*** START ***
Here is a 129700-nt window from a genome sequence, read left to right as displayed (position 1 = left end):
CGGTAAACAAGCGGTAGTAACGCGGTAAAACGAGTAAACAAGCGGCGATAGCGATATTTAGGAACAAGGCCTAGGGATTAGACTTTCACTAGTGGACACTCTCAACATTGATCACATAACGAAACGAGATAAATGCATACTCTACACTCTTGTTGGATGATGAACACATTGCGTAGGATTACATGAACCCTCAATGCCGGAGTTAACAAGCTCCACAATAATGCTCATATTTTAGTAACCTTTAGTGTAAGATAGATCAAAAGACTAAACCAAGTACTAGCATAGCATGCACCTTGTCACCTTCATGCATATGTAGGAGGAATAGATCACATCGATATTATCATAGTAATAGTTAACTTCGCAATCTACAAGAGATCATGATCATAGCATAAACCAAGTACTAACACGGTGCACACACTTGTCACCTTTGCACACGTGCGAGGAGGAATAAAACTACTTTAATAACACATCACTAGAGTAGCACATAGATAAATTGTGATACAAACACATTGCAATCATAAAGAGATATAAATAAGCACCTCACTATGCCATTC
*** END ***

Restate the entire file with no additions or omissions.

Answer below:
Here is a 129700-nt window from a genome sequence, read left to right as displayed (position 1 = left end):
CGGTAAACAAGCGGTAGTAACGCGGTAAAACGAGTAAACAAGCGGCGATAGCGATATTTAGGAACAAGGCCTAGGGATTAGACTTTCACTAGTGGACACTCTCAACATTGATCACATAACGAAACGAGATAAATGCATACTCTACACTCTTGTTGGATGATGAACACATTGCGTAGGATTACATGAACCCTCAATGCCGGAGTTAACAAGCTCCACAATAATGCTCATATTTTAGTAACCTTTAGTGTAAGATAGATCAAAAGACTAAACCAAGTACTAGCATAGCATGCACCTTGTCACCTTCATGCATATGTAGGAGGAATAGATCACATCGATATTATCATAGTAATAGTTAACTTCGCAATCTACAAGAGATCATGATCATAGCATAAACCAAGTACTAACACGGTGCACACACTTGTCACCTTTGCACACGTGCGAGGAGGAATAAAACTACTTTAATAACACATCACTAGAGTAGCACATAGATAAATTGTGATACAAACACATTGCAATCATAAAGAGATATAAATAAGCACCTCACTATGCCATTC